How to Get Inspired with a Creative Writing Talisman

How to get inspired

How to get inspired.

Sometimes when we sit down to write, the muse is in full effect and the words pour forth effortlessly. Other times we sit there staring at a blank screen, waiting for creativity to manifest. We wait and we wait.

Then we wait some more.

Writer’s block is the state of being uninspired. It’s just a state of mind, so it can be changed at will, which is a good thing, because when it comes to creative writing, state of mind is pretty important.

Years ago, when I used to draw and paint, I often listened to a particular mix of music. It was ideal background audio for making art, very inspiring. As a result, every time I hear that music, I get an urge to pull out my watercolor pencils and sketchbook because I have built a psychological association between a certain kind of music and a creative activity.

Can you see where I’m going with this? Just imagine how this concept can be applied to creative writing.

Creative Writing with a Talisman

Talisman: anything whose presence exercises a remarkable or powerful influence on human feelings or actions.” (

In a sense, a talisman can be used to program your muse to come out and get to work — on cue. Imagine having the ability to command your own creativity, to sit down and engage in your writerly work and automatically trigger inspiration.

Here’s how it works:

  1. Choose your creative writing talisman: It could be a hat or a piece of jewelry. It might be something that sits on your desk, like a picture or a statuette. It can even be a CD or playlist (classical and jazz are great for writing). Choose a talisman that you won’t use in any other capacity except for your creative writing sessions, and make sure it’s not something that will distract you from the task at hand. Also, pick something you can store easily, but which is also accessible. Things that fit in your desk drawer or pocket are ideal. Also, try to find something that already makes you feel inspired.
  2. Charge your talisman: Don’t start using your talisman until your muse is in high gear. You should have it ready for when creativity strikes and when it does, pull out your talisman and focus on it for a few minutes as ideas bounce around in your head. Leave it out as you work on your creative writing during those times when you’re feeling extremely inspired.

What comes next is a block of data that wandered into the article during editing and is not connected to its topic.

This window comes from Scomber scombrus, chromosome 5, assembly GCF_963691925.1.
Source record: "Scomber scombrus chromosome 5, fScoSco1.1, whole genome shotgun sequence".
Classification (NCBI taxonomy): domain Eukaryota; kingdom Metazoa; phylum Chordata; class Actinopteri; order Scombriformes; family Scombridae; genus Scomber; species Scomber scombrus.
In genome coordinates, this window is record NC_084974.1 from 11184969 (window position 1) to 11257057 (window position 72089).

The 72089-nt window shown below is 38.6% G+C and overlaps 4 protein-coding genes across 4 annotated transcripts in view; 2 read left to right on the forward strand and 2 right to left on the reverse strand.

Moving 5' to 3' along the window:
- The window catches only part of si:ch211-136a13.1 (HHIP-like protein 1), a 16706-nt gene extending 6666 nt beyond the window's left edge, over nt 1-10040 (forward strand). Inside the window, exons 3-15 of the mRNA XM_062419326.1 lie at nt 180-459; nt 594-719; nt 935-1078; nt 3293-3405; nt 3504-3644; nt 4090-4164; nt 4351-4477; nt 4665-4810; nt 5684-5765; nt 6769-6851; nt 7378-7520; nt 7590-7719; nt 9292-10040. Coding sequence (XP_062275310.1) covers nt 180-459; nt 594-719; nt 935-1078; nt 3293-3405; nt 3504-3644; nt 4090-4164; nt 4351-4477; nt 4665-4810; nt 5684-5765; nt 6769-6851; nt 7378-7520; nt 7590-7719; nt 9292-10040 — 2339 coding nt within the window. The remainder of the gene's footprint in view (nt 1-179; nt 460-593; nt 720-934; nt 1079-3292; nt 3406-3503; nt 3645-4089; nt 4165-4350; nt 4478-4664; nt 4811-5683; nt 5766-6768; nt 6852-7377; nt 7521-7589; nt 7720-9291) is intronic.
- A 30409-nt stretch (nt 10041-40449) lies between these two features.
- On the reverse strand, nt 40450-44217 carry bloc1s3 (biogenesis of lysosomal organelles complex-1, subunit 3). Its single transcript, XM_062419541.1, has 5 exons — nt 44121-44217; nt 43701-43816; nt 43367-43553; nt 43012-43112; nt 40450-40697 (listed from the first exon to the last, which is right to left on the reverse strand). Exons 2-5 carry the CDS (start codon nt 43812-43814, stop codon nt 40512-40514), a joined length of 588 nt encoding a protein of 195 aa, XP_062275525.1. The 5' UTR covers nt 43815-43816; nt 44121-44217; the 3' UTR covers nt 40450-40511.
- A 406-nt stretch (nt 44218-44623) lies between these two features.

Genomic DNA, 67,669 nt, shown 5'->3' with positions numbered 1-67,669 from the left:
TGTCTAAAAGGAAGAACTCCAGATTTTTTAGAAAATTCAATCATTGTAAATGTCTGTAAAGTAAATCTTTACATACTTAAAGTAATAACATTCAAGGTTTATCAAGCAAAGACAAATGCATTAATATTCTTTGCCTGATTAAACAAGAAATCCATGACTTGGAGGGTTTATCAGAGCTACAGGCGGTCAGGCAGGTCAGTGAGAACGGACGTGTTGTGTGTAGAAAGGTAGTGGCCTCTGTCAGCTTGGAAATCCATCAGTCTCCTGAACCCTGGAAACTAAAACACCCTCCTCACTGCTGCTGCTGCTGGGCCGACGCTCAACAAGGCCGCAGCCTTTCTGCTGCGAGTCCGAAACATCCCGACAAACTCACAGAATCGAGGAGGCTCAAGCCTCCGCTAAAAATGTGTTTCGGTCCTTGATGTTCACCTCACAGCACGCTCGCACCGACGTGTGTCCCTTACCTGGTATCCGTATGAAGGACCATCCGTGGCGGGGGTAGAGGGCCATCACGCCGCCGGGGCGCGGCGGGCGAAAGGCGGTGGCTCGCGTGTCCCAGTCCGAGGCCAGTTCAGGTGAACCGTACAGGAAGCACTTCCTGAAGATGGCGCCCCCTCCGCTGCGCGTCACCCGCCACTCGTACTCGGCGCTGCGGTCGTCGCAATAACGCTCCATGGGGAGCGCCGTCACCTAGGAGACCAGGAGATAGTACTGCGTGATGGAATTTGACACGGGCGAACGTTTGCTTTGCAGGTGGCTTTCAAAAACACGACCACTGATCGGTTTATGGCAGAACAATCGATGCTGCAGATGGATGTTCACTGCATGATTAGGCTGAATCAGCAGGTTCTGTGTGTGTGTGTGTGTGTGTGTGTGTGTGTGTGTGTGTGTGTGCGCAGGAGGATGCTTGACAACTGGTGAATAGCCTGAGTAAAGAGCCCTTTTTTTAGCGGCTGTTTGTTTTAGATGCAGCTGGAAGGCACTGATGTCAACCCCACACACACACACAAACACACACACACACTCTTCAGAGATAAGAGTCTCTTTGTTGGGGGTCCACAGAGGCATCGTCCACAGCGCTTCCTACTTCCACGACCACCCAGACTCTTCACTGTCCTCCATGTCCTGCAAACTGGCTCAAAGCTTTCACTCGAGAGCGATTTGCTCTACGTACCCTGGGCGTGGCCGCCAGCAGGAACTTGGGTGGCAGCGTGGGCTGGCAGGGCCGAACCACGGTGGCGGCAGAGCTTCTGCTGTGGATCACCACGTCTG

3. Believe in your talisman: If you believe in magic, you might say that you’re infusing the talisman with your creative writing energy. A more scientific explanation would be that you’re training your mind to associate the object with creativity, so whenever you engage the talisman, that creative energy is triggered again. You’re programming yourself.
  4. Use your talisman: Once your talisman starts putting out an inspirational vibe, use it whenever you’re stuck with your creative writing. You’ll know it’s ready because you’ll get the urge to write every time you look at your talisman.
  5. Keep your talisman charged: Even if months down the road, you’re feeling giddy with creativity and you don’t feel like you need it, take out the talisman. This will help keep it charged and maintain the psychological association between the talisman and your creative writing.

Do you have a creative writing talisman or some other ritual that you perform before, during, or after your writing sessions? Do you have any tips for how to get inspired? Tell us about it in the comments, and keep writing!

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About Melissa Donovan
Melissa Donovan is a website designer and copywriter. She writes fiction and poetry and is the founder and editor of Writing Forward, a blog packed with creative writing tips and ideas.


27 Responses to “How to Get Inspired with a Creative Writing Talisman”

  1. Kelvin Kao says:

    I don’t have one for writing or creative process, but this does sound like a good idea. And I like how you have a systematic way of creating a talisman.

    I do have one CD that I use for concentration. Sometimes I need to read some work-related documents that are highly technical, and there are people talking or listening to certain type of music so I am not able to concentrate. I would just pop in that CD, put on my earphones and I can instantly concentrate on my reading. That’s not entirely the same, but I do see how this can work.